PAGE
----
Connie Yates: “We should be planning Charlie’s first birthday but instead we’re planning his funeral”

By Dave Andrusko

Chris Gard clutched one of his son's toy monkeys as he listened to Katie Gollop, the attorney for Great Ormond Street Hospital.

Chris Gard clutched one of his son’s toy monkeys as he listened to Katie Gollop, the attorney for Great Ormond Street Hospital.

I should have known why Connie Yates, Charlie Gard’s mom, always brought one of Charlie’s two toy monkeys with her to each court appearance before Justice Nicholas Francis. The Daily Mail told us why yesterday:

This was so ‘we always had a little part of Charlie with us’

Her 13-word statement Sunday captured the pain, grief, and sense of loss that Connie and Chris Gard, Charlie’s father, are experiencing:

‘We should be planning Charlie’s first birthday but instead we’re planning his funeral.’

August 4 would have been their son’s first birthday. Instead last Friday, Justice Francis and the Great Ormand Street Hospital (GOSH) prevailed. He would be taken to a hospice (not Connie and Chris’s flat) where his ventilator would be disconnected. And he would die.

By the middle of last week, Chris and Connie acknowledged it was too late for Charlie. But unless you understand the last five months, you would not understand what they were agreeing to.

It was not, you understand, that they no longer believed that the therapy pioneered by Michio Hirano would have helped their son. In pleading for his son’s life, Chris told Justice Francis, “We truly believe these medicines work. If there was no improvement, we would let him go… please give him the chance.”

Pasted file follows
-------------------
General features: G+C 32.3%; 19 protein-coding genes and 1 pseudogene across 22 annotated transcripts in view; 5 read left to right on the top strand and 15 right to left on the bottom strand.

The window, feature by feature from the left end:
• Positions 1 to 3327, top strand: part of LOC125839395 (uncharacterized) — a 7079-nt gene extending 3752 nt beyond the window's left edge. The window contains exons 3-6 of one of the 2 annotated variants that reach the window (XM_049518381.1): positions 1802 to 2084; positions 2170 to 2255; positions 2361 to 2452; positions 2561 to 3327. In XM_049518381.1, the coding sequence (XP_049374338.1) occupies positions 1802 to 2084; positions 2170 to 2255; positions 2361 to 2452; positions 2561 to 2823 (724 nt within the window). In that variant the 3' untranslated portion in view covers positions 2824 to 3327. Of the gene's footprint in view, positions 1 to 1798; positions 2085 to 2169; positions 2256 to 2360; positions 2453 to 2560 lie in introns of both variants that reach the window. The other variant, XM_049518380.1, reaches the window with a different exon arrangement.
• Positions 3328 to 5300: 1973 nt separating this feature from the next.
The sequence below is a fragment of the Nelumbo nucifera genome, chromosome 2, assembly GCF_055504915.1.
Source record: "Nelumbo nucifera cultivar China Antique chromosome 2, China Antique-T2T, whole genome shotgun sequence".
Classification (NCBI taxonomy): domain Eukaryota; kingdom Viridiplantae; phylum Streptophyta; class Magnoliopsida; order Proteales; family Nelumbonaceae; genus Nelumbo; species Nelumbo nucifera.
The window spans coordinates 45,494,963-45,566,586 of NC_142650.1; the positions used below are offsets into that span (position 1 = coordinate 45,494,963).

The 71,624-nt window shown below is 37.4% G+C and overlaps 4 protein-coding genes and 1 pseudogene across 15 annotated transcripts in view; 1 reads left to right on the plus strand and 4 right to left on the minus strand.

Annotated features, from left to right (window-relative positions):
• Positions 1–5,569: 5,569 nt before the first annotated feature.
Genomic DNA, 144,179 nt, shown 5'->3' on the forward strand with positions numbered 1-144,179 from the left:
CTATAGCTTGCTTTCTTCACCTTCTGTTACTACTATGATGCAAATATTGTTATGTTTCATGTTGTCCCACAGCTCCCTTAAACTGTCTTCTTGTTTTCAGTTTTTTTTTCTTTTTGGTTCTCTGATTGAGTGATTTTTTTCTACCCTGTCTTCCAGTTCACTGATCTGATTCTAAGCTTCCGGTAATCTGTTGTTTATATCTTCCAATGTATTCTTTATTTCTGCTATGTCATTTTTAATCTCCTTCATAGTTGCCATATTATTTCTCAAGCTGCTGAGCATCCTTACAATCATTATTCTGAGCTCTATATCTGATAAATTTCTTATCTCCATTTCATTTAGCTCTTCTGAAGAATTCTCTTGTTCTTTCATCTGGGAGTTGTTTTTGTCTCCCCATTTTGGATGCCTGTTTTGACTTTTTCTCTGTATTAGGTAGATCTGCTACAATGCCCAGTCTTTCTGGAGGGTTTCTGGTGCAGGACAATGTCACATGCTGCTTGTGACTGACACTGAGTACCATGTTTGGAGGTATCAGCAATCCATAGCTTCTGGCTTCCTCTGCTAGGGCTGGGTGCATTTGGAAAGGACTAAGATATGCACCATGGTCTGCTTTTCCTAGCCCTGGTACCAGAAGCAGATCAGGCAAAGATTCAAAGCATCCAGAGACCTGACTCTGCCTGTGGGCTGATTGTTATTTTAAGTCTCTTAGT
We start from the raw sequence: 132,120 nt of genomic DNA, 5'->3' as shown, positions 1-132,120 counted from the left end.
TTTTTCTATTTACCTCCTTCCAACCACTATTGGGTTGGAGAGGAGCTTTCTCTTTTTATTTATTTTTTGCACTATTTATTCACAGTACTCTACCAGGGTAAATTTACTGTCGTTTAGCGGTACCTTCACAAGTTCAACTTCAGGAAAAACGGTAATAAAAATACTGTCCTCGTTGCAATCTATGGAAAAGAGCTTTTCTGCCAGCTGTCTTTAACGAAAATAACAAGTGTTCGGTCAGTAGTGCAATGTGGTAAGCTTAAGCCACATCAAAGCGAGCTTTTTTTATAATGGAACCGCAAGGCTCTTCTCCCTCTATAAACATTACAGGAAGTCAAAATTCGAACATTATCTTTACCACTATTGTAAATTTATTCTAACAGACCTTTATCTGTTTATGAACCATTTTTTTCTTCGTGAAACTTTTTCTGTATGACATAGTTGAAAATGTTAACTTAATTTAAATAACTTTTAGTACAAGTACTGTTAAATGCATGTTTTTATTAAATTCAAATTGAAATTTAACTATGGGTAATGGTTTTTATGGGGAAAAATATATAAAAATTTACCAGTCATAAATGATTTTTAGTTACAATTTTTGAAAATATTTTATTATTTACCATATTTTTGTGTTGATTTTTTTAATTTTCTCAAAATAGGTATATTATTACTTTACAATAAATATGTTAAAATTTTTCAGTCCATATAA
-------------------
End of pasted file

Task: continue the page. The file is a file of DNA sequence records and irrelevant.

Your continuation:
Connie told Justice Francis that the American, Dr. Hirano, and an Italian specialist, “were still willing to treat Charlie after reviewing the MRI head scan from July 2017 as they still felt that there was a chance of meaningful improvement in Charlie’s brain.”

So why was it too late?

Because “due to the deterioration in his muscles, there is now no way back for Charlie. Time that has been wasted. It is time that has sadly gone against him.” (My emphasis.)

GOSH fought them at every turn for months. Institutional muscle and prestige won out over parental love and unwavering attention.

Alison Smith-Squire, a family spokeswoman, told reporters the parents haven’t finalized funeral arrangement plans, but “have decided Charlie will be buried with his beloved toy monkeys.”

NRL News Today will report developments as promptly as possible over the next few days as plans are finalized for Charlie’s funeral.

We can hope that Justice Francis and GOSH will find nothing to object to.